Smile When You Say That
The biggest worry Mitt Romney’s strategists had about last night’s debate was that Romney would so how come across as “unfriendly” or remote. There’s a simple solution to such a problem: smile.
And did he ever. Mitt Romney was every inch the presidential figure: poised, confident, courteous, incredibly polite, and friendly. If he didn’t smile every second, he smiled every second that it was appropriate to do so. Obama, on the other hand, only smiled about three times. Obama’s smile is admittedly flashier, but we didn’t see much of it.
Smiling is everything when you’re trying to win over an audience. That’s what I used to tell the freshmen insurance agents I was photographing them for their first photos. Smile. Smile. Smile!! Don’t frown at the camera! You don’t want to scare your future customers off. I used to tell agents’ team members the same thing at town fair events, where the agent would set up a tent. I’d push their prettiest team members out front and tell them to smile and not be afraid to greet the people.
But of course there’s more to a debate than appearance, although it’s about 90 percent of the factor. As Glenn Beck pointed out, Romney addressed Obama directly more often than Obama addressed Romney. Obama made numerous mistakes, beginning with the scowling and shaking of his head. He also ran far over his time and completely defied the moderators warning that he was out of time. Obama didn’t care; what he had to say was important!
I’ve seen Democrat candidates defy the time limits in other debates. But they weren’t on national television and they weren’t the President of the United States. When the President of the United States starts setting aside the rules, deciding that he’s above them, you’ve got a problem. Romney, on the other hand, was very correct and proper. When Lehrer told him he was out of time, he acknowledged the reality, accepted it, and stepped back from the microphone.
Romney would not play the fool, however. He wouldn’t allow Obama to get away with telling a lie, such as his alleged proposal for cutting taxes on the wealthy. Lehrer didn’t want to allow him to respond because it was out of turn, but Romney explained that he just couldn’t permit a lie to stand on the record.
He was also the epitome of organization. Obama’s allegations to the contrary, Romney detailed his plan in precise order. He told us exactly what he wanted to do, or enough of it for a two-minute segment of a presidential debate.
My personal favorite moment of the night was when Lehrer began debating Romney on Obama’s behalf, leaving Obama standing there as a spectator. Such a scene illustrates the entire problem with Obama’s presidency – and Democrat strategy in general: he allowed one of his cheerleaders to do battle for him. A strong leader stands his own ground.
Obama declared himself the champion of the Middle Class, as did Romney. But just what is Obama’s definition of the Middle Class? The richest man in America is Bill Gates, at $66 billion. The poverty level in 2010 for a family of four was $22,314. That’s a big gap. Where is the middle? The middle point between those two would be someone making $33 million a year.
However, according to the U.S. Census Bureau, the median household income (that’s accounting for all incomes) is about $50,000 – and it’s been falling since Obama took office. A media HHI would account for incomes in the inner ring suburbs. The median HHI in Bloomingdale is higher - $83,956; Butler, $79,197, Pompton Lakes, $88,352. If you told residents of these towns that, by Obama’s class warfare standards, they were “rich” as in Bill Gates rich, they’d laugh at you. There are wealthier towns yet, such as Oakland ($111,390) and Ringwood ($109,139), to say nothing of the ultra-wealthy towns farther east in Bergen County.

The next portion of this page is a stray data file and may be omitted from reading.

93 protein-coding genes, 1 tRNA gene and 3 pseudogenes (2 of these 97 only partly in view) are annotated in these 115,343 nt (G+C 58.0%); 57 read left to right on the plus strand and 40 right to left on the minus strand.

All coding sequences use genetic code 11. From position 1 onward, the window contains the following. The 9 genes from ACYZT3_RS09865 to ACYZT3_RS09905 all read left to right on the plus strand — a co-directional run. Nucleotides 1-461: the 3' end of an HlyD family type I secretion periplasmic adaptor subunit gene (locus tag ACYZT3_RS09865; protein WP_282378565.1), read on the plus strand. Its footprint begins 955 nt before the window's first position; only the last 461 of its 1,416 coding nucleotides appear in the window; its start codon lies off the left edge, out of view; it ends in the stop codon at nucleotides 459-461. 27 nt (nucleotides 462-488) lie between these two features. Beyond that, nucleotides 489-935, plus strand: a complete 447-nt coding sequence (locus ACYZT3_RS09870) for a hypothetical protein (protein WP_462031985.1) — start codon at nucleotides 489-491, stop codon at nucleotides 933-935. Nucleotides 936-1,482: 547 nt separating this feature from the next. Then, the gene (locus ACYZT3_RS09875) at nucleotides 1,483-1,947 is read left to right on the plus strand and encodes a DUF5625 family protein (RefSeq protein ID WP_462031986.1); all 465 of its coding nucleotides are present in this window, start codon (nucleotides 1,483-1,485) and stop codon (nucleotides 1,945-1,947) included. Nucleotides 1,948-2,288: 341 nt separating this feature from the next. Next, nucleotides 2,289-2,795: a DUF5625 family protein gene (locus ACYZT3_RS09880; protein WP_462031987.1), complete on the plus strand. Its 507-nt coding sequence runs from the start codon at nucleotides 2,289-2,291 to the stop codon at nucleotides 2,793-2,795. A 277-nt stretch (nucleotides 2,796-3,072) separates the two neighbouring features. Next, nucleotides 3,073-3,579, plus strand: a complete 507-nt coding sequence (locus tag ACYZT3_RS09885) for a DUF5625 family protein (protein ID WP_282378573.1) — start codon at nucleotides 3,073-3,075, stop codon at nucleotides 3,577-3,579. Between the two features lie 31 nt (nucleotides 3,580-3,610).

Who does Obama think he’s kidding? The fact is, he hates the suburbs. He’s declared war on the suburbs through Building One America and its satellite organizations. His minions have been traveling up and down the state, including David Rusk himself, convincing towns that it’s in their best interests to merge. He’s been advocating regional utility authorities that would certainly save towns money but would give a bureaucratic government body the right to dictate where you can live. There’s another catch to the regional sewer pipe dream: affordable housing.
In order to refurbish or build new sewers for a new development, at least ten percent of a district’s (no more small towns) housing would have to be devoted to low-income families. They will be provided with federal Section 8 vouchers, giving them the right to live anywhere. Such a move would have a devastating effect on political demographics, essentially turning America into a one-party country (well, George Washington didn’t believe in parties anyway) and giving the poor the right to vote themselves money out of the taxpayers’ pockets.
So much for Obama’s credibility with the Middle Class. Our economy is in shambles, premeditated shambles, as Romney had the courage to point out, and he’s the Turnaround Guy to get the job done and put us on a straight fiscal path. Romney is the right guy at the right time for America, and he proved it in last night’s debate.
Romney cleaned Obama’s clock on domestic policy, which one would have thought would be Obama’s strong suit. The debate on foreign policy should be extremely interesting (Romney tossed in a little dig about Libya last night just for good measure – did you see Obama’s face?). The next debate is between the Vice Presidential candidates. It should be a howler.
Just the other day, Biden was thundering on about all the people on government assistance and how something had to be done about it. That’s okay, Joe; you’ve done enough. With any luck, he’ll bring his own shovel to the Vice Presidential debate.
Excellent job, Mr. Romney! Keep up the good work!